Posted by Mary Andrews / June 20, 2013
How To: Make Whipped Cream from Scratch
There aren't many things quite like fresh whipped cream made from scratch — and the funny thing about it is, just how easy it can be to make at home. Once you make a batch of your own, you may never buy another can or tub again.
Since it's summertime, we've been having fun making small batches of fresh and cold whipped cream with the leftover heavy cream we have on hand from various recipes. It's so much fun to scoop onto a fresh piece of fruit or better yet, mix fruit into it, making an infused cream. Today we're going to show you how to do both.
First up, let's make a batch of plain whipped cream. You might remember we've made butter from scratch using this same method — to get whipped cream, we just add in sweet ingredients at the beginning and stop the process a little sooner. All you will need is heavy or whipping cream, confectioner's suger (powdered sugar), and a little bit of pure vanilla — that's it.
For measuring purposes, you can give or take on the sugar and vanilla based on how much cream you have on hand — roughly for every 1 cup of heavy cream, you will get 2 cups of whipped cream:
- 1 cup cold heavy or whipping cream
- 2 tablespoons confectioner's sugar
- 1 teaspoon pure vanilla
The secret for getting great whipped cream is in having very cold cream and a cold mixing bowl. We like to toss ours in the freezer for about a minute while gathering everything else together, then removing it with the cream just before we're ready to begin.
For mixing you can use a stand mixer (our mixer of choice), a hand mixer, or even a bowl and whisk if you're willing to put a little time and muscle into the process. We like the stand mixer since it goes the quickest, allows you two free hands and keeps the mixing process pretty uniform.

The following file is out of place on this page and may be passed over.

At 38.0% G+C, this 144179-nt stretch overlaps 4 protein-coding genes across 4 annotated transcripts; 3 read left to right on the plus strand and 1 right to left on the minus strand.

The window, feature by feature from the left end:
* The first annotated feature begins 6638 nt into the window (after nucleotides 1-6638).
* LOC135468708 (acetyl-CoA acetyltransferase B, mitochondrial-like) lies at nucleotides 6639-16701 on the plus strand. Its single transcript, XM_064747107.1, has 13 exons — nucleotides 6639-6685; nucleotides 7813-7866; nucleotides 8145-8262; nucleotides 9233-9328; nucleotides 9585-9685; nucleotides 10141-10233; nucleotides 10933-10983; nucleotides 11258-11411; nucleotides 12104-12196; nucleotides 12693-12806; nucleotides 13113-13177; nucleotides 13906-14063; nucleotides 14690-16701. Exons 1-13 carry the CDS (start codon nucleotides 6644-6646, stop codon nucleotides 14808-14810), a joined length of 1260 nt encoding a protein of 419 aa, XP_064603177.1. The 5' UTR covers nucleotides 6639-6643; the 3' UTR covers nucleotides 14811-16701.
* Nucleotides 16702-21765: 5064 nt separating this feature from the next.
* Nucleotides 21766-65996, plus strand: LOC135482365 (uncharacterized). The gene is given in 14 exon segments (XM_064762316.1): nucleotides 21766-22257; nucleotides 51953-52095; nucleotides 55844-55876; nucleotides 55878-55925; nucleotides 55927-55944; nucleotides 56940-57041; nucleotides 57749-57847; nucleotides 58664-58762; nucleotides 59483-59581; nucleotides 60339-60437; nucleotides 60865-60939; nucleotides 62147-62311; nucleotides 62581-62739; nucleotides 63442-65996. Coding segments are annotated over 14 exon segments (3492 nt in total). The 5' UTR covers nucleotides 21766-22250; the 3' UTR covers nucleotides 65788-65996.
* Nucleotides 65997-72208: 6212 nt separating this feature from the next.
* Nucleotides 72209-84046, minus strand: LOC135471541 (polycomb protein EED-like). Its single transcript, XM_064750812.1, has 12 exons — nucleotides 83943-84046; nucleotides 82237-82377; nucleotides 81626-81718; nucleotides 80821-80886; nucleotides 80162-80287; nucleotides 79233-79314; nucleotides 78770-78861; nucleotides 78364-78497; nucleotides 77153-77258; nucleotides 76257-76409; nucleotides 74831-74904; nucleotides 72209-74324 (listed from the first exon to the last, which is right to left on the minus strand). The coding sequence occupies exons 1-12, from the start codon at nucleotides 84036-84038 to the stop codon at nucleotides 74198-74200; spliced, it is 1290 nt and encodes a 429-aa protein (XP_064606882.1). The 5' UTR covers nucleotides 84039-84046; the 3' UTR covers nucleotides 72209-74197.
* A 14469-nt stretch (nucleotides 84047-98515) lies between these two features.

Combine all ingredients in mixing bowl and begin to mix on a low setting to get the process started, then turn up the speed to medium high and watch the cream begin to thicken and expand before your eyes:
Once you begin to see soft peaks form, you are almost there. The cream will thicken and cling to your beater when you pull it away from the cream:
This is the stage where you need to watch closely and stop the mixer before it beats the cream too much. You've gone too far if the cream is separating or forms granules. We like our whipped cream a little chunkier over completely smooth peaks, so we push it to the last possible minute before going to far — right about here:
Consistency is a matter of your preference. Scoop cream into a bowl and serve immediately for best results, or save in fridge to serve later. It's best to serve within the same day you make the cream, but it will keep up to 2 days stored in the fridge in an airtight container.
I'm telling you, you'll never go back to store-bought whipped cream once you've tried one spoonful of this:
Peaches will also never taste the same once you've had a slice of one with a heaping scoop of whipped cream slathered across the top:
Now! If making plain whipped cream weren't enough, let's infuse some fruit into the mix — mulberries to be exact:
We've mentioned a few times over the past couple weeks that the wild mulberry tree down the street from us reached its prime and we foraged a huge colander of berries to make all sorts of recipes with:
To make berry infused whipped cream, just mash up a small bowl full of berries (or other fruit of your choosing) with the back of a spoon to get a loose textured consistency like so:
Then just toss the mashed berries and juice into your almost whipped cream and let the beater spin for another couple seconds to get a loosely incorporated mixture:
It's that simple!
Whichever variation you prefer, it's definitely worth a go — and an especially delicious way to use up some of your leftover heavy cream. Plus, if you're entertaining, you can tell all of your guests the whipped topping was made from scratch!